- We like...Hush, class, style
- We don't...Nothing
Twenty-six million sales in, the sixth version of this style icon breaks cover. We've driven it and it's very, very goodShorter, lower, wider. That’s the new Golf. But the design-meisters at Volkswagen have moved cleverly to ensure they’ve kept the car’s many loyal buyers content. So while every panel is new, inside and out, it all looks and feels as familiar as a favourite pair of shs.
The front lamps on this Mk6 Golf are the most noticeable difference – but, to spot many of the others, you’d need to park new beside old. The key ones are that the window line is lower, the door handles are new and the side rubbing strakes are now absent from the doors. The Golf now looks leaner, though it’s no lighter: all-up weight is broadly in line with the old one.
The car’s chassis is unchanged, so there’s a little extra width for passengers in the back but otherwise cabin and boot size is as before, which means generous, but not the biggest.
The suspension set-up is also carried over, as are most of the engines from the previous line-up, although the previous 1.9 turbodiesel is replaced with a 2.0-litre 110bhp, adding 5bhp and improving fuel economy while reducing emissions.
Inside, anyone who’s sat in a new-ish Golf will feel immediately at home. The sober looks you’d expect are there, while VW has boosted the quality of what you see and touch – responding to criticism that the previous car’s cabin looked a little low-rent in places.
The angular air vents are new – like the headlamps, they also appear in the just-launched Scirocco sports coupe – as is the classier, more complicated steering wheel. The area around the driver’s knees is also reworked to house an extra airbag. This is a first for the Golf, and brings the ‘bag tally to seven, which ever model you buy.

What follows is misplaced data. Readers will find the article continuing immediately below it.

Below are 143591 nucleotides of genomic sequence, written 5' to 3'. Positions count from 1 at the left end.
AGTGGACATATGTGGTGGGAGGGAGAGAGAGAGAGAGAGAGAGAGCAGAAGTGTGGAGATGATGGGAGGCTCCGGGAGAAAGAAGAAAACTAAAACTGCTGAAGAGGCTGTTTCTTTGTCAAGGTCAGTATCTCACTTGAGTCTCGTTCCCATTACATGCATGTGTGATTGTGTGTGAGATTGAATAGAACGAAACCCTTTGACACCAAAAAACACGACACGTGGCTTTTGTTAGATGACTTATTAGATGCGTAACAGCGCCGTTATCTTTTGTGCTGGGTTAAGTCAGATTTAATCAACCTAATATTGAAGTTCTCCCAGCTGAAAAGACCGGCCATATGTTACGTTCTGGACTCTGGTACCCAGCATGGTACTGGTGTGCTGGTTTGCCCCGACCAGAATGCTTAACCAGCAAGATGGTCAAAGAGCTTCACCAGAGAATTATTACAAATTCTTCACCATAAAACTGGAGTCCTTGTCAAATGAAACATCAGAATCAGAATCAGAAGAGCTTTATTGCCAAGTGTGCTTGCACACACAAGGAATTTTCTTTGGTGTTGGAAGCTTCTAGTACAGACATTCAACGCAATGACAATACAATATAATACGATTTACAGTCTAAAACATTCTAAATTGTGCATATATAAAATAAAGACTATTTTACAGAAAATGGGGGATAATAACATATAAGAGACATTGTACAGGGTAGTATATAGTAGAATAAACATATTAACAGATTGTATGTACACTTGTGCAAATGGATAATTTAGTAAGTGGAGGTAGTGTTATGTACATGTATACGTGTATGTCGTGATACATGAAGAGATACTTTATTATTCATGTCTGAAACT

Euro NCAP, the independent safety assessment body, tested the Golf and gave it five stars for occupant protection, four stars for child passenger protection and three for passenger protection, making it among the safest of its size and price.
To drive, it immediately feels...Golf-y. That means it rides fluidly, and each of the major controls – wheel, brakes, gears – feels sensibly weighted and smooth. Regular models are no firecrackers – they leave that to the GTi model, due this summer – but they feel relaxed and easy, with the composure you’d expect only from a bigger, dearer car. This is all much as it was: the biggest change is in the car’s hush. It is now, simply, very quiet. Cruising at 70mph, you’ll get a faint engine rumble, rustle of wind noise but mostly just...nothing. VW has worked hard, making dozen of tiny changes to silence the car, from an improved engine cover to an extra layer within the windscreen glass.
It all adds up to a very mature, relaxed feel, whichever model you drive. VW wants it to appeal to drivers trading down from bigger cars, and it will. Key to this is a range of big-car options, which are all new.
If you hate reverse-parking at the kerb, there’ll be an option that’ll handle this for you. There’ll also be cruise control which also keeps you a set distance from the car in front, and an adaptive damping system that enables the driver to pick between three settings, to favour ride comfort or handling sharpness.
None are available right now, though: you must wait until summer for each. For now, the range comprises seven engines – four petrol, three diesel – and three trim levels: S, SE and sport. All come well equipped – semi-auto air conditioning is available on all, for example.
Prices increase by 2% over the old car. Should you buy one? Undoubtedly, yes. Nothing else at the price is as smart, as well sorted and as satisfying to drive and own. Every home should have one.
To view new and used Golfs, go to motors.co.uk; Read: 'new Golf tops safety ratings' - click here
- Engines1.4, 1.6, 1.4 TSi petrol, 2.0 diesel
- 0-60 mph13.9secs - 8.0secs
- Insurance groups4-12
Motors.co.uk value verdict: